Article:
Chevrolet Corvette

Price/availability: To be confirmed; coupé from about £41,500, convertible from about £45,500. On sale September 2004 and first quarter of 2005 respectively.

Engine/transmission: 5,970cc pushrod V8, SOHC, two valves per cylinder; 400bhp at 6,000rpm, 400lb ft of torque at 4,400rpm. Six-speed manual or four-speed automatic gearbox, rear-wheel drive. Performance: top speed 186mph, 0-62mph in 4·2sec. EU fuel consumption n/a; estimates converted from US gallons to imperial are 23mpg city (auto 22mpg), 34mpg highway (auto 30mpg), 28mpg combined (auto 25mpg). CO2 emissions n/a.

We like: Storming performance, agility, entertaining yet safe handling, comfort and refinement, reputation for durability, unbeatable price (compare alternatives, below). An awful lot of car for the money.

We don't like: Styling slightly unbalanced by shorter bonnet, no cover over rear luggage deck, supercar thirst. Left-hand drive might deter some.

Alternatives: Lamborghini Gallardo, from £117,000. Ferrari 360 Modena, from £103,275. Aston Martin DB9, from £103,000. Porsche 911 Turbo, from £90,360. Honda NSX, from £60,013. Maserati 4200GT, from £56,650. Mercedes-Benz SLK AMG 55, from £49,570. Noble M12, from £48,500. TVR Tuscan, from £40,048.

Very positive I think you'll agree.

Top Gear had the C6 on Sunday's programme and all they could moan about was the interior plastic quality and the fact that it had leaf springs (yawn). Clarkson then went on to show how flexible the rear panel was over the lights, completely failing to realise that the whole panel is impact absorbing anyway The car they were supplied with has the Magnetic Active Ride system yet they seemed not to have noticed as they complained that the ride quality was poor, yet it was the same car the Telegraph were given and they were complimentary.

They did a drag race betwen the C6, NSX, 911 Carrera 2 and TVR 350C. Now, on face value, the 350C walked it with the NSX beating the C6 to the tape (911 was nowhere) but watching it back a few times, there are shots of the C6 neck and neck with the TVR included momentarily, with no signs of the NSX, and shots of the C6 and NSX crossing the line together, the NSX having also jumped the start by a good 0.5 secs ('vette took off last) which means to say that they've edited the whole thing together to suit themselves.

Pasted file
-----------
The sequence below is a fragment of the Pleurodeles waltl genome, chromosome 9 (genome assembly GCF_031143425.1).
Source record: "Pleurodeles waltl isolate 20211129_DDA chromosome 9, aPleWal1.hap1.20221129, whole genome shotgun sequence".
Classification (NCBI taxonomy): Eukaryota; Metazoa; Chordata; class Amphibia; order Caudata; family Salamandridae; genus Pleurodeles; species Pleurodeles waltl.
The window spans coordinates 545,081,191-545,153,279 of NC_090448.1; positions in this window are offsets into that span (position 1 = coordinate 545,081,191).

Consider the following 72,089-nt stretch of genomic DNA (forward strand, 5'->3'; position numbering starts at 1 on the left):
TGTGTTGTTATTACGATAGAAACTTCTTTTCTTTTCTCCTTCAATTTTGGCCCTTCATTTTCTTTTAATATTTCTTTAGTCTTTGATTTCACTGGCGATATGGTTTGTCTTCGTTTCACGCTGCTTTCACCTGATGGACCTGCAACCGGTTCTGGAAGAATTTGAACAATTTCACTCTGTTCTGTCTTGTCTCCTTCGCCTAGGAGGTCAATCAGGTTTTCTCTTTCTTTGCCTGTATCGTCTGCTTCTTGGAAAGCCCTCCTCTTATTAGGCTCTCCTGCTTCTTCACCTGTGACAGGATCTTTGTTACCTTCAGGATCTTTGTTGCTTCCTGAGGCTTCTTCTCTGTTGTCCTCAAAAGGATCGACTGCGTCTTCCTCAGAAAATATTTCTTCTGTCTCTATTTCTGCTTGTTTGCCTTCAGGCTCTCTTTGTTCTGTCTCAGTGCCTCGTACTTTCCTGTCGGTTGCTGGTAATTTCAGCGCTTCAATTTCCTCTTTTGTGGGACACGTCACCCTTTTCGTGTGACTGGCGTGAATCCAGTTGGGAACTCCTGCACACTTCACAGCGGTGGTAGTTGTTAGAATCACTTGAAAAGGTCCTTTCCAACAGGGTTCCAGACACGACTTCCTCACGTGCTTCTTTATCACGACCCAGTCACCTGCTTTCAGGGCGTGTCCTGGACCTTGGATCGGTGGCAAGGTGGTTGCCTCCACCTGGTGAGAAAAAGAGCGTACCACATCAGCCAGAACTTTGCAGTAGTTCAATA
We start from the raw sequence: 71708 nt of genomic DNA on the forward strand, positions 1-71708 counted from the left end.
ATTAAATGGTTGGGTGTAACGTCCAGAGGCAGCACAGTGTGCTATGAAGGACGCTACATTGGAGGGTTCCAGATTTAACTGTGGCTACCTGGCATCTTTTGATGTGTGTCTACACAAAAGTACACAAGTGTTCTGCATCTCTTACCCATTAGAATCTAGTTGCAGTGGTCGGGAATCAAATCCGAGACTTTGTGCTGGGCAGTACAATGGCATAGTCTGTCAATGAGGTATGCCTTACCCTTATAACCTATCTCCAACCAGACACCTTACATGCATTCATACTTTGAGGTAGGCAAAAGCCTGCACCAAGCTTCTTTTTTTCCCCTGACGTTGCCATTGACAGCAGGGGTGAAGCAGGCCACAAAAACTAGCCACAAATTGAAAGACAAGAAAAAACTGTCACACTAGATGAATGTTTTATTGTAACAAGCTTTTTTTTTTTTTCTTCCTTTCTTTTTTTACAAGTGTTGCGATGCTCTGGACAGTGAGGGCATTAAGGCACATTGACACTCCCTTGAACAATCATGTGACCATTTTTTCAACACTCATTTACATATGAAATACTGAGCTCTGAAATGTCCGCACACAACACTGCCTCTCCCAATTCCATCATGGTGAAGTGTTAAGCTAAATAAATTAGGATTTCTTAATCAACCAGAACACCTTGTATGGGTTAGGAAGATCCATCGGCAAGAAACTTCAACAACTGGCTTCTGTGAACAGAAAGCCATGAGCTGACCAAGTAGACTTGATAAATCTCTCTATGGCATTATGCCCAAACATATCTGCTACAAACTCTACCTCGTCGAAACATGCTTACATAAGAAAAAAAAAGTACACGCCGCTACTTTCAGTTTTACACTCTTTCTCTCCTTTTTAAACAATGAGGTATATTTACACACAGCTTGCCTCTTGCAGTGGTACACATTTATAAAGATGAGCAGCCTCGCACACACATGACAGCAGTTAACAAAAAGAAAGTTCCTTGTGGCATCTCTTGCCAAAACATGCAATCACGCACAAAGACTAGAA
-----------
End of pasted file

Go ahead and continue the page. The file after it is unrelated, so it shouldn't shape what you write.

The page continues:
Some people on Pistonheads forum were there and apparently the drag race was filmed numerous times, and also with a C6 that the crew had already ruined the clutch, damaged the bodywork and stripped the tyres of tread

It still put in an excellent lap time on their track, beating the 350C, the new Exige, the 911 GT3 and only narrowly missing out on the Evo FQ330 and Gallardos times. They even had to admit that the chassis was excellent.

Top Gear really needs better presenters IMHO. Preferably someone as opinionated as Clarkson but who actually knows what they're talking about rather than reading a preprepared script

687 Posts
It's interesting to see that this guy is so anti-Top Gear, considering that James May, one of the hosts, also has a weekly column for the same site.

Be aware that as much as Top Gear seems to have a bias against the Corvette, it's quoted above that the writer used to drive a C4 everyday.

637 Posts
Dan said:
It's interesting to see that this guy is so anti-Top Gear, considering that James May, one of the hosts, also has a weekly column for the same site.

Be aware that as much as Top Gear seems to have a bias against the Corvette, it's quoted above that the writer used to drive a C4 everyday.
I guess we'll all have to try the C6 for ourselves. Anyone wanna fly me over there to a test track?

Please :)


758 Posts
Discussion Starter #6
John Stimson said:
Joe, is the section in boldface your own commentary?
No, its what I cut and pasted. I put the last few parts in bold because that was the part that was about the review.